In the broad selection of character classes in 5th edition Dungeons & Dragons™, there has been no class more maligned than the Monk.
Duncan at Hipsters & Dragon recently proposed 3 fixes for the class [link], and a deep fix. Treantmonk has remarked repeatedly on his YouTube channel how the class performs poorly, and the sentiment in my playing groups are the same.
So I thought it was finally time to do a deep dive into what it would take to really fix the monk. To my surprise it took a lot more iterations and number crunching than I originally thought!
Below is the design I put forward to the slew of 5e monk alternates. It's nuanced, so hear me out on all of it before you use your flying dragon kick to smash me down. I hope you follow along...
The 5e Player's Handbook monk is a weak martial class. It starts out with lower hit dice, no armor, just simple weapons and short swords, and the usual Strength and Dexterity saving throws. That is some serious tough love right there.
Let's begin - the first fix is minor but important...
Monk Saving Throws. Dexterity and
Next, the two pillars of the monk are Martial Arts and Ki. Both of these need some design work. Martial arts has two issues: it requires the bonus action attack to be preceded by the attack action, and second it omits grapple and shove. Let's free this up by removing the restriction and make grapple and shove something monks are good at ...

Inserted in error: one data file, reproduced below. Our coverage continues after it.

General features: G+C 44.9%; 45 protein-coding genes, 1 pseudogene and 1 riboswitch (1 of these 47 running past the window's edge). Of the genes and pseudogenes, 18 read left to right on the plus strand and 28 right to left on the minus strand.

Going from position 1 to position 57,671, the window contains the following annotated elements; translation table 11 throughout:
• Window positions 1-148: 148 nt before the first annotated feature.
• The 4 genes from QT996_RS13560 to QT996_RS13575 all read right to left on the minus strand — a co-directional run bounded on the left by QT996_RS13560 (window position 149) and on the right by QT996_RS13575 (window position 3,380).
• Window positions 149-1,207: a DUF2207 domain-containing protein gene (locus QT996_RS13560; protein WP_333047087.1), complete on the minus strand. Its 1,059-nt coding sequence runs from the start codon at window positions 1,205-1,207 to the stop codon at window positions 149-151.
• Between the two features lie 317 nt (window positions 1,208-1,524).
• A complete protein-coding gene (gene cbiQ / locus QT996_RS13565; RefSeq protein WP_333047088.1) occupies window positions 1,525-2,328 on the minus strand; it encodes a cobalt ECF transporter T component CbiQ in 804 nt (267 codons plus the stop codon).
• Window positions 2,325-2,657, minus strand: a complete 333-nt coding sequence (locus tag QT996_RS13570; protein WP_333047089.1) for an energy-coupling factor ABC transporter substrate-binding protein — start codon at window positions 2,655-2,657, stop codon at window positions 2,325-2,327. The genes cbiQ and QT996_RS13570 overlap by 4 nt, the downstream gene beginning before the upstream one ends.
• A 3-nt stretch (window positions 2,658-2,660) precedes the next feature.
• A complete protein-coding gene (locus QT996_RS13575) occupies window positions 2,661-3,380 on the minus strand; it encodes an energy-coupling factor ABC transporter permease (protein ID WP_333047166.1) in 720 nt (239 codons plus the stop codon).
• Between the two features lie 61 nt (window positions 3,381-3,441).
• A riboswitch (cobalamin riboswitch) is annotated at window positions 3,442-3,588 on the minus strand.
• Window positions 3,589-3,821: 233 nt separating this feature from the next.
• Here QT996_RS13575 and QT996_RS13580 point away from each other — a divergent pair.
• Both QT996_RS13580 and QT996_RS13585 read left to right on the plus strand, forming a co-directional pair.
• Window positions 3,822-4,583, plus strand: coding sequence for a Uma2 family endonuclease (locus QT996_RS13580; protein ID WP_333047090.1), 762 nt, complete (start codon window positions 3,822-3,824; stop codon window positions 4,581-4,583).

Key: italics are the text changes made to the Player's Handbook version.
Your practice of martial arts gives you mastery of combat styles that use unarmed strikes and monk weapons, which are shortswords and any simple melee weapons that don't have the two-handed or heavy property.
You gain the following benefits while you are unarmed or wielding only monk weapons and you aren't wearing armor or wielding a shield.
When you make an attack with an unarmed strike or a monk weapon, and your aren't wearing armor or using a shield, you can make the attack a martial arts attack.
- You can use Dexterity instead of Strength for the attack and damage rolls of martial arts attacks.
- You can roll your martial arts die in place of the normal unarmed strike damage when using your martial arts attack.
This die changes as you gain monk levels, as shown in the Martial Arts column of the Monk table.
- As a bonus action you can make a martial arts attack.
- Once per turn you can replace one of your martial arts attacks with a shove or grapple attack. When you make this attack, and whenever you contest a grapple or shove, you can add 1 roll of your martial arts die to the contested Strength (Athletics) check.
Certain monasteries use specialized forms of the monk weapons. For example, you might use a club that is two lengths of wood connected by a short chain (called a nunchaku) or a sickle with a shorter, straighter blade (called a kama).
The changes to the martial arts feature are subtle: I created the martial arts attack, allowed a bonus action martial arts attack on any turn, and gave a boost to grapple and shove when done in place of a martial arts attack. These fit the class perfectly in my opinion.
I removed the long winded "the die changes as you level up", as defining the martial arts die as per the monk class table should be sufficient. Interestingly, I have left the martial arts die and progression unchanged. I liked the original balance between the monk and the fighter brawler, and I feel this keeps that balance.